One of the perquisites that come with a transferable job is the opportunity to see the remotest parts of the country while rubbing shoulders with the locals. At times, some places seem like bonus. We were just about 300 km away from a wonderful place that boasted of having the densest forests after the Amazon and also houses India’s answer to the Niagara Falls. It has some of the most interesting caves with stalactite and stalagmite formations that go back more than a million years, and of course the blind fish that reside in the water body within the caves.
The 300-km drive from Raipur to Jagdalpur, the heart of Bastar, is a dream as the car races over the smooth road flanked by soaring trees. You don’t need any music in the car as the live orchestra of warbling birds keeps you entertained. The sun peeps through the thick awning of teak, tendu, sal, tamarind and mahua trees.
As we neared Jagdalpur, we crossed women in bright attire, carrying baskets. It is the day of the ‘haat’!
Once a week, a haat is set up in the village. This is where tribal people buy and sell their produce. In reality it is much more than a market.
The waterfall makes its
presence felt from afar. We heard it from a distance – the roar of
the majestic waterfall. All of a sudden, without a warning, the
horse-shoe shaped waterfall came into view. It was an awe-inspiring
moment as we halted and gasped. The frothy deluge of the water falls
30 metres down. Before our wondering eyes, the froth dissolved into
clear waters of the river once it reached the bottom, mirroring the
At the far end of the waters, a tiny boat bobbed valiantly, its occupants revelling in the cool and refreshing stream. We weaved our way through the jagged rocks, eager to immerse our feet in the magnificent sheet of water.
A bright rainbow mirrored in the falling water held everyone spellbound. Dancing in myriad colours over the gushing flow, it amplified the glory of the waterfalls. Down below the Indravati river flowed sedately.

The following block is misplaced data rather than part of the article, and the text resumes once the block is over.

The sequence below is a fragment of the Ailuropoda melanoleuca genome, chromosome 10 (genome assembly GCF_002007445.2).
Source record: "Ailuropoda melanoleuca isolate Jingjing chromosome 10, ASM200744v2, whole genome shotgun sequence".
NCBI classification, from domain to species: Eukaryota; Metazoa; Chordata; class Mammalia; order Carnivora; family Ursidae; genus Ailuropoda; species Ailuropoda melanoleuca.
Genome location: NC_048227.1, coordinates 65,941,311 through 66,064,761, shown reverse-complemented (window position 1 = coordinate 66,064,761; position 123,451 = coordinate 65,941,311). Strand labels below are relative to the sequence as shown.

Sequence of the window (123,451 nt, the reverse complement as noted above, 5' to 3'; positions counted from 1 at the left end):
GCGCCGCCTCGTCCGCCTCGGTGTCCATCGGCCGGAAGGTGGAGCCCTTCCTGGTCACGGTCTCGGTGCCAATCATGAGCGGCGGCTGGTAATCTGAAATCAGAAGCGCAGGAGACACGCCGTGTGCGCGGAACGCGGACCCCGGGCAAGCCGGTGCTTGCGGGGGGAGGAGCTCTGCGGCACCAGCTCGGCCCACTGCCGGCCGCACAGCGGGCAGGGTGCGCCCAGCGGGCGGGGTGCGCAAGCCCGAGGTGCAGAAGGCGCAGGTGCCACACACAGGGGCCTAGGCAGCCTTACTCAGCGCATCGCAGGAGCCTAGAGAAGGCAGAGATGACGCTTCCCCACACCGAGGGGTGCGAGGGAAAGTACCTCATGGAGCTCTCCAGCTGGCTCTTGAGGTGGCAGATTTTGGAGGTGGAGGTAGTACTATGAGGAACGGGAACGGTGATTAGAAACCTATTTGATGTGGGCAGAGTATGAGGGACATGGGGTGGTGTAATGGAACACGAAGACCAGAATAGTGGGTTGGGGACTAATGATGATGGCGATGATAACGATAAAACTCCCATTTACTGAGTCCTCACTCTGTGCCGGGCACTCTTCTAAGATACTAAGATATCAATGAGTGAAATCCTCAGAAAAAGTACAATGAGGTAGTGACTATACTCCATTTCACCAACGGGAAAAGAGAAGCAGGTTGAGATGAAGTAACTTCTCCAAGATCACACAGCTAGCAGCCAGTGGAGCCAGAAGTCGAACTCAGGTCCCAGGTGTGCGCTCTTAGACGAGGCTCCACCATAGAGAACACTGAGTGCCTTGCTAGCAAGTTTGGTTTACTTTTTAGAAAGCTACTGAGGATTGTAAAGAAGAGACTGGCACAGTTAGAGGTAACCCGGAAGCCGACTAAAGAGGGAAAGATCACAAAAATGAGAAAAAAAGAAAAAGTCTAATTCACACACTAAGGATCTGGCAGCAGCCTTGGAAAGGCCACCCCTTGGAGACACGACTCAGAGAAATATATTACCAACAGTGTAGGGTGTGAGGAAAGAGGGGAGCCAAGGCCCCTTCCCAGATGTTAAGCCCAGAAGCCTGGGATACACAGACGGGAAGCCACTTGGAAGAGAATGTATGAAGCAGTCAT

The falls are India’s answer to Niagara. We wanted to stay the night amid the wild roar of the falls. That night, sitting outside under the blue sky, watching the lit-up waterfalls and the tribal dance performance by the ‘bison horn marias’ organised for our benefit, one realises that the state has one of the world’s oldest tribal communities. There is so much more to Bastar than the Chitrokote Waterfalls.
Next morning we left for the Tirathgarh Waterfalls. The spectacle was a breath-taking one as the water cascaded hundreds of metres down steep ravines into a crystal clear pool that was inviting. All around us lay a thick curtain of lush green forests and the only sound we heard was the roar of the water as it dropped down. Across there was a small Shiva Temple on a rock - ancient and lonely.
Silent and reflective we
made our way to the Kutumsar caves. The narrow entrance descending
into pitch black darkness is quite deterring. But the guide goads us,
armed with a powerful lantern. Dark, damp, scary and unexplored, it is
just what a cave should be. There is no artificial lighting, no
gimmick and no flurry of tourists. A few bats sailing overhead are
scary. It seems like one of the scenes out of an eerie Bollywood
production; only this time it was real. All around are humungous
stalactite and stalagmite formations that have taken millions of years
to form. Picking our way gingerly in the dark, through the slippery
and uneven path, we reached the pool where reside the ‘blind fish’.
Denied light for millions of years, the fish have mutated into blind
Next on the agenda is walking on the trekking trail in the forests of Kanger National park. Owls hoot admonishingly. We were trespassing into their zone.
A host of ancient temples in the nearby places like Dantewada and Barsoor, form a part of the itinerary. It is a two-hour drive to the Goddess Danteshwari temple. The Goddess is revered by the locals, including the erstwhile rulers of Bastar. In fact, the famous Bastar Dasehra celebrations are devoted to this goddess. The temple was built by Chalukya kings in the 14th century. At the meeting point of two rivers, Shankini and Dankini, it is a beautiful spot.
Then there is the Ganesha temple, with mammoth Ganesha idols and a Shiva temple with its 32 pillars as well as the Mama-Bhanja Temple that has no idol, but we didn’t have time enough to visit them all. Leaving the spiritual visits for a later day, we drove back to our base, reassured by the fact that we would be staying at Raipur for at least two years and there would be many more visits to make.
Places of interest